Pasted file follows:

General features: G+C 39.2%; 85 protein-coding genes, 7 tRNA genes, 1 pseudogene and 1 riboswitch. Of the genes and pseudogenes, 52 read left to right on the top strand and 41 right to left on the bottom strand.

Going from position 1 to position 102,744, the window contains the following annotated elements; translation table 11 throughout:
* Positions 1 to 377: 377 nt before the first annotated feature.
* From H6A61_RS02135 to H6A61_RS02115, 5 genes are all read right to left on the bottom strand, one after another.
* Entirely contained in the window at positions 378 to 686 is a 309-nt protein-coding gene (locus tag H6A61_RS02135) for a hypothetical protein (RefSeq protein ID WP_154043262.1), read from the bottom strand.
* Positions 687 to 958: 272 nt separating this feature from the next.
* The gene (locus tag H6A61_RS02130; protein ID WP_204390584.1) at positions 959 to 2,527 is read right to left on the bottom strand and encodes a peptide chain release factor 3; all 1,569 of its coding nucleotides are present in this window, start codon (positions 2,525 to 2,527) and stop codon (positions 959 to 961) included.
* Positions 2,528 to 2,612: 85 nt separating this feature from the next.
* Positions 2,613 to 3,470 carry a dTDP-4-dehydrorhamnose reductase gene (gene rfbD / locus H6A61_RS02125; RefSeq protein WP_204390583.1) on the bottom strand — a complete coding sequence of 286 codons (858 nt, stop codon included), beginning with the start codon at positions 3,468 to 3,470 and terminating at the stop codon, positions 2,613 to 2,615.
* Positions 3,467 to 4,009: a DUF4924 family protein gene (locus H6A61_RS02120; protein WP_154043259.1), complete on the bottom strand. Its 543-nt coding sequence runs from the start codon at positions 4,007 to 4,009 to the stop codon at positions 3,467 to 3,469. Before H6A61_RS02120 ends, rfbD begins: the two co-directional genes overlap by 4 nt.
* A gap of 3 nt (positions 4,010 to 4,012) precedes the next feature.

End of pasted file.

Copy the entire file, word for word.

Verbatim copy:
General features: G+C 39.2%; 85 protein-coding genes, 7 tRNA genes, 1 pseudogene and 1 riboswitch. Of the genes and pseudogenes, 52 read left to right on the top strand and 41 right to left on the bottom strand.

Going from position 1 to position 102,744, the window contains the following annotated elements; translation table 11 throughout:
* Positions 1 to 377: 377 nt before the first annotated feature.
* From H6A61_RS02135 to H6A61_RS02115, 5 genes are all read right to left on the bottom strand, one after another.
* Entirely contained in the window at positions 378 to 686 is a 309-nt protein-coding gene (locus tag H6A61_RS02135) for a hypothetical protein (RefSeq protein ID WP_154043262.1), read from the bottom strand.
* Positions 687 to 958: 272 nt separating this feature from the next.
* The gene (locus tag H6A61_RS02130; protein ID WP_204390584.1) at positions 959 to 2,527 is read right to left on the bottom strand and encodes a peptide chain release factor 3; all 1,569 of its coding nucleotides are present in this window, start codon (positions 2,525 to 2,527) and stop codon (positions 959 to 961) included.
* Positions 2,528 to 2,612: 85 nt separating this feature from the next.
* Positions 2,613 to 3,470 carry a dTDP-4-dehydrorhamnose reductase gene (gene rfbD / locus H6A61_RS02125; RefSeq protein WP_204390583.1) on the bottom strand — a complete coding sequence of 286 codons (858 nt, stop codon included), beginning with the start codon at positions 3,468 to 3,470 and terminating at the stop codon, positions 2,613 to 2,615.
* Positions 3,467 to 4,009: a DUF4924 family protein gene (locus H6A61_RS02120; protein WP_154043259.1), complete on the bottom strand. Its 543-nt coding sequence runs from the start codon at positions 4,007 to 4,009 to the stop codon at positions 3,467 to 3,469. Before H6A61_RS02120 ends, rfbD begins: the two co-directional genes overlap by 4 nt.
* A gap of 3 nt (positions 4,010 to 4,012) precedes the next feature.